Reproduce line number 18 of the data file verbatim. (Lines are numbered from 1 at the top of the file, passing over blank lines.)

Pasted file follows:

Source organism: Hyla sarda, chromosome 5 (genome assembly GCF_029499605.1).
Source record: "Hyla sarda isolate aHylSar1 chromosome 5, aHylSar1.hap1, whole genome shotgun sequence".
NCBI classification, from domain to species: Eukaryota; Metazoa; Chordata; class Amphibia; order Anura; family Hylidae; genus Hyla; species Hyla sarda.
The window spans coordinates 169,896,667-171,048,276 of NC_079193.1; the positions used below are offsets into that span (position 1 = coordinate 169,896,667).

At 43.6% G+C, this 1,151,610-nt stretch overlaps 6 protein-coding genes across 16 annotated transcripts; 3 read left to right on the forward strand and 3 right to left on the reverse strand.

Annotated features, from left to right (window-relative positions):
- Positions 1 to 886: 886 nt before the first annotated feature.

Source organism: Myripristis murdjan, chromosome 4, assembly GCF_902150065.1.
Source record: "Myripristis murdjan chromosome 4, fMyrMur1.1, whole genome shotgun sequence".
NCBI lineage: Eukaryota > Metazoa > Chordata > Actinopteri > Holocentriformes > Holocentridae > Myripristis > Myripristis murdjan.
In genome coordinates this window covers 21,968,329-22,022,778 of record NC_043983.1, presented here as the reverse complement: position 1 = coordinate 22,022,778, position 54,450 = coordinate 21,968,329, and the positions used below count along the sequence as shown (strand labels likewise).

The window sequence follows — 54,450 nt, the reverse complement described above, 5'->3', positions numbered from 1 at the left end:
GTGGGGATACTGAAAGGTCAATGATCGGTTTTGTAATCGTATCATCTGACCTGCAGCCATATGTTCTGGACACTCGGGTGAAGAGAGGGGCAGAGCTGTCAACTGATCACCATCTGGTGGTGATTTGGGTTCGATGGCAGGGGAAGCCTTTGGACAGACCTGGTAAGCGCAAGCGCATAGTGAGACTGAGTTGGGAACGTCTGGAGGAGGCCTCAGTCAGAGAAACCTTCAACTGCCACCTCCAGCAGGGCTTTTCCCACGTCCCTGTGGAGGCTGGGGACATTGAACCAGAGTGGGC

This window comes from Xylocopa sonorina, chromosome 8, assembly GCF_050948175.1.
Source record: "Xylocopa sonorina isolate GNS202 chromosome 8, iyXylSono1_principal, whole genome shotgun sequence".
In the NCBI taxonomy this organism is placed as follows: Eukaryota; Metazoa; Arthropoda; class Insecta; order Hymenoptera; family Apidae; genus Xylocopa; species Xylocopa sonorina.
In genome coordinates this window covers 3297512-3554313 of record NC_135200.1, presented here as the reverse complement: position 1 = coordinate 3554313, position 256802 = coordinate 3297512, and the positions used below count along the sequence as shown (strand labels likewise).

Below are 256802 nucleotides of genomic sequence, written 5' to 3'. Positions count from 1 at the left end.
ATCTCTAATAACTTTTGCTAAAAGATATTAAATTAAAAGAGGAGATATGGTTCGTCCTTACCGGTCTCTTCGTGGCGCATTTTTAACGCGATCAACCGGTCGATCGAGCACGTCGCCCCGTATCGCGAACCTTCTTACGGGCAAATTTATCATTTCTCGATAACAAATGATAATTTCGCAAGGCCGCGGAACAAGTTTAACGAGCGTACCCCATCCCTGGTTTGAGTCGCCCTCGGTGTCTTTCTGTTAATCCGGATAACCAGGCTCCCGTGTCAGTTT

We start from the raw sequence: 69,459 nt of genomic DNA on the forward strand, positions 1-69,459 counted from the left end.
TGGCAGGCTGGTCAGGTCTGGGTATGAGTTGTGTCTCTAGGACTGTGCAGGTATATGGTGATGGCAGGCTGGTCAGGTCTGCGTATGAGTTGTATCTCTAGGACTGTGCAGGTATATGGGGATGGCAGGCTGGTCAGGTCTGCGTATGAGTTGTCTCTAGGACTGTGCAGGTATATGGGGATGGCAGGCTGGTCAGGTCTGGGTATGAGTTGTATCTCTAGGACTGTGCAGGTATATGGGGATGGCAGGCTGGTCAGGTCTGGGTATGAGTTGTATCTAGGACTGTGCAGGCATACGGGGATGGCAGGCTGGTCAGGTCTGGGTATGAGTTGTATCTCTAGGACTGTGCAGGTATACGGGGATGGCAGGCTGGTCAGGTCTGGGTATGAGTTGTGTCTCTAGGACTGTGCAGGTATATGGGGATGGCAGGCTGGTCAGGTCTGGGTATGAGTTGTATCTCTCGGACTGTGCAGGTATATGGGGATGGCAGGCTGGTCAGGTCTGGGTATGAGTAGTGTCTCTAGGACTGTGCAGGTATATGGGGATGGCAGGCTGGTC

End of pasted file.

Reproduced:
Below are 256802 nucleotides of genomic sequence, written 5' to 3'. Positions count from 1 at the left end.